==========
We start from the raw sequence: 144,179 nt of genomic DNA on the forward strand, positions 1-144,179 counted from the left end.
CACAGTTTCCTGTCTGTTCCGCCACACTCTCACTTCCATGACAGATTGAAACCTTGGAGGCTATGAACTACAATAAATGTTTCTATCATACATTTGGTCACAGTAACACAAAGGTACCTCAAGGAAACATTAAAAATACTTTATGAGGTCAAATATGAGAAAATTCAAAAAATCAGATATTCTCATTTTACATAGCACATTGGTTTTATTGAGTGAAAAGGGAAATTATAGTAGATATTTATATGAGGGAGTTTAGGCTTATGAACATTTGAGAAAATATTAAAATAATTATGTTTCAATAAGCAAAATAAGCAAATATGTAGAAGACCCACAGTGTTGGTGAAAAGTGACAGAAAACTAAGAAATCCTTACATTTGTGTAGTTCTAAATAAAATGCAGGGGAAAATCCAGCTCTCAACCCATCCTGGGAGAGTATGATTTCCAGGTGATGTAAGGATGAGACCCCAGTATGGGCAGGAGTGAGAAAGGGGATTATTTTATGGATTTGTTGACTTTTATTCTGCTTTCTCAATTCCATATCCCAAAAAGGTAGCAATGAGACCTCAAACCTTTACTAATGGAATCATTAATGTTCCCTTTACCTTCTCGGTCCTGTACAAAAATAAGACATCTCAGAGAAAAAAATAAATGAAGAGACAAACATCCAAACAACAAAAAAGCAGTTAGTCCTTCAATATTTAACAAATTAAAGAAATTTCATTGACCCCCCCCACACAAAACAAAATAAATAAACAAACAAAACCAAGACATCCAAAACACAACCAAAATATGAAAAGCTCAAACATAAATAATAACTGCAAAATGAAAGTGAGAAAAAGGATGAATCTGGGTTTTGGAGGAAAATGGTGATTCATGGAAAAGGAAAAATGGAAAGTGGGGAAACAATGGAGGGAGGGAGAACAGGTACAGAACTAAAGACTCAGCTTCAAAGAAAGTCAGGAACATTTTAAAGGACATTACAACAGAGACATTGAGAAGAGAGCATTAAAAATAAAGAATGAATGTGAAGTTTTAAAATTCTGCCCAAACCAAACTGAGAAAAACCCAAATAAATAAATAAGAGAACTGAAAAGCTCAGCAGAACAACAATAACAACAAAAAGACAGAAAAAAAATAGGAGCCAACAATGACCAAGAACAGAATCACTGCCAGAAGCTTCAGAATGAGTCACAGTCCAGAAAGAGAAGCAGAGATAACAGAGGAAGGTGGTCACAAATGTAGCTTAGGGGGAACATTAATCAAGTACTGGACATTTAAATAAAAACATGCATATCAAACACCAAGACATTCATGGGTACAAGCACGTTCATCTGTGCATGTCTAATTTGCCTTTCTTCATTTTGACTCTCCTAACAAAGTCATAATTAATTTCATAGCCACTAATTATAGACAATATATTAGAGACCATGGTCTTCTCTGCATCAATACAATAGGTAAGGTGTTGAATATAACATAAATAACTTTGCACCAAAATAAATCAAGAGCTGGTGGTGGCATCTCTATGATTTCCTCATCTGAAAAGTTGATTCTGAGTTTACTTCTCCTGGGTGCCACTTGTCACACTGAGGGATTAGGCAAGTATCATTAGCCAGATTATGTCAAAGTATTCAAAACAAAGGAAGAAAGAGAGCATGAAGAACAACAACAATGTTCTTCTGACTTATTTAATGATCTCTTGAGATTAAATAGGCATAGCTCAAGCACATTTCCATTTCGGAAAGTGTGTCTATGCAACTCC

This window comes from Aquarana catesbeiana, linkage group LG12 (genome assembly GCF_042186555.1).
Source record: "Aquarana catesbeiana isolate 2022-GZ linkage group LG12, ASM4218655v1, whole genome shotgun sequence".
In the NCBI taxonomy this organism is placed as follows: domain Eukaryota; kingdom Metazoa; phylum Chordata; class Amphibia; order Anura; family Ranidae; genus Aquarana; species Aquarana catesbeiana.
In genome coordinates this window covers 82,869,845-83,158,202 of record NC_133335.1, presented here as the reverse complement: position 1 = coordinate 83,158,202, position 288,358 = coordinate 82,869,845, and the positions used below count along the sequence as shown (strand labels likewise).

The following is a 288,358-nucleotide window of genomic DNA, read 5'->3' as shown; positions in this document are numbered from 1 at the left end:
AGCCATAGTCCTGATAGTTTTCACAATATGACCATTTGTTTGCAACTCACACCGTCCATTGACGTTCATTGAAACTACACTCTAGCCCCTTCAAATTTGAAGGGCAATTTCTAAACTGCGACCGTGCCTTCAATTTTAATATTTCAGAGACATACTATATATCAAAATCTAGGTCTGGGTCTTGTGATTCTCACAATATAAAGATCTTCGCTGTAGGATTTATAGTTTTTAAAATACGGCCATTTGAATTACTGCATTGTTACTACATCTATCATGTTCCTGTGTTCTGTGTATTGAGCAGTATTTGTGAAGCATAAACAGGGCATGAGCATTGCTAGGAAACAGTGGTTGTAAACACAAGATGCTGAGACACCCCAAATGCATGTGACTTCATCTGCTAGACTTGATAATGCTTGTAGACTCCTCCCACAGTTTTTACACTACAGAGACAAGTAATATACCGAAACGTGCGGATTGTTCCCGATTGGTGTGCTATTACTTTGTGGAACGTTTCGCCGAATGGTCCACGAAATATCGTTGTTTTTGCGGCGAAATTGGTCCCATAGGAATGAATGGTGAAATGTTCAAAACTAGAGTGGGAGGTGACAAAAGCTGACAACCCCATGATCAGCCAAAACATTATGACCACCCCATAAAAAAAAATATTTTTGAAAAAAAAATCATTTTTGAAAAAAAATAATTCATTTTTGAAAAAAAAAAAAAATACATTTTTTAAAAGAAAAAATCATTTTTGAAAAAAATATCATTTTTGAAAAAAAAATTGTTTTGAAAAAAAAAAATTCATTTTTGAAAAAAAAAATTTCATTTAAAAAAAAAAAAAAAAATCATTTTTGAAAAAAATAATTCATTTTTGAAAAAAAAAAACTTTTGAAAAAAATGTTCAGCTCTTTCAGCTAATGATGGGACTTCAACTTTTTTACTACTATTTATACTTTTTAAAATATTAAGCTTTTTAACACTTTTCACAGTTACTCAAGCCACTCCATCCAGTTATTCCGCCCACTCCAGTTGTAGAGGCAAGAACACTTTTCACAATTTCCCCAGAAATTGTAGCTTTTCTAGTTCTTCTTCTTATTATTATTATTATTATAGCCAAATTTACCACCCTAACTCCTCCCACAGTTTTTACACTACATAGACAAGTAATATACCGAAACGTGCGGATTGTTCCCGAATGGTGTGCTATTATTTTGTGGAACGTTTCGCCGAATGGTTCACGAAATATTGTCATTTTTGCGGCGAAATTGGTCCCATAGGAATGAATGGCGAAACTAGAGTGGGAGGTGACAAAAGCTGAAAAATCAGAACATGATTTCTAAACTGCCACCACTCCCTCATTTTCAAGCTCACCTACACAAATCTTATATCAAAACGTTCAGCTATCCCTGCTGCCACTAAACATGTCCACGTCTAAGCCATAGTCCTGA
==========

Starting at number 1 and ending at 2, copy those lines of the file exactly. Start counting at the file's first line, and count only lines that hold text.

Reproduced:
We start from the raw sequence: 144,179 nt of genomic DNA on the forward strand, positions 1-144,179 counted from the left end.
CACAGTTTCCTGTCTGTTCCGCCACACTCTCACTTCCATGACAGATTGAAACCTTGGAGGCTATGAACTACAATAAATGTTTCTATCATACATTTGGTCACAGTAACACAAAGGTACCTCAAGGAAACATTAAAAATACTTTATGAGGTCAAATATGAGAAAATTCAAAAAATCAGATATTCTCATTTTACATAGCACATTGGTTTTATTGAGTGAAAAGGGAAATTATAGTAGATATTTATATGAGGGAGTTTAGGCTTATGAACATTTGAGAAAATATTAAAATAATTATGTTTCAATAAGCAAAATAAGCAAATATGTAGAAGACCCACAGTGTTGGTGAAAAGTGACAGAAAACTAAGAAATCCTTACATTTGTGTAGTTCTAAATAAAATGCAGGGGAAAATCCAGCTCTCAACCCATCCTGGGAGAGTATGATTTCCAGGTGATGTAAGGATGAGACCCCAGTATGGGCAGGAGTGAGAAAGGGGATTATTTTATGGATTTGTTGACTTTTATTCTGCTTTCTCAATTCCATATCCCAAAAAGGTAGCAATGAGACCTCAAACCTTTACTAATGGAATCATTAATGTTCCCTTTACCTTCTCGGTCCTGTACAAAAATAAGACATCTCAGAGAAAAAAATAAATGAAGAGACAAACATCCAAACAACAAAAAAGCAGTTAGTCCTTCAATATTTAACAAATTAAAGAAATTTCATTGACCCCCCCCACACAAAACAAAATAAATAAACAAACAAAACCAAGACATCCAAAACACAACCAAAATATGAAAAGCTCAAACATAAATAATAACTGCAAAATGAAAGTGAGAAAAAGGATGAATCTGGGTTTTGGAGGAAAATGGTGATTCATGGAAAAGGAAAAATGGAAAGTGGGGAAACAATGGAGGGAGGGAGAACAGGTACAGAACTAAAGACTCAGCTTCAAAGAAAGTCAGGAACATTTTAAAGGACATTACAACAGAGACATTGAGAAGAGAGCATTAAAAATAAAGAATGAATGTGAAGTTTTAAAATTCTGCCCAAACCAAACTGAGAAAAACCCAAATAAATAAATAAGAGAACTGAAAAGCTCAGCAGAACAACAATAACAACAAAAAGACAGAAAAAAAATAGGAGCCAACAATGACCAAGAACAGAATCACTGCCAGAAGCTTCAGAATGAGTCACAGTCCAGAAAGAGAAGCAGAGATAACAGAGGAAGGTGGTCACAAATGTAGCTTAGGGGGAACATTAATCAAGTACTGGACATTTAAATAAAAACATGCATATCAAACACCAAGACATTCATGGGTACAAGCACGTTCATCTGTGCATGTCTAATTTGCCTTTCTTCATTTTGACTCTCCTAACAAAGTCATAATTAATTTCATAGCCACTAATTATAGACAATATATTAGAGACCATGGTCTTCTCTGCATCAATACAATAGGTAAGGTGTTGAATATAACATAAATAACTTTGCACCAAAATAAATCAAGAGCTGGTGGTGGCATCTCTATGATTTCCTCATCTGAAAAGTTGATTCTGAGTTTACTTCTCCTGGGTGCCACTTGTCACACTGAGGGATTAGGCAAGTATCATTAGCCAGATTATGTCAAAGTATTCAAAACAAAGGAAGAAAGAGAGCATGAAGAACAACAACAATGTTCTTCTGACTTATTTAATGATCTCTTGAGATTAAATAGGCATAGCTCAAGCACATTTCCATTTCGGAAAGTGTGTCTATGCAACTCC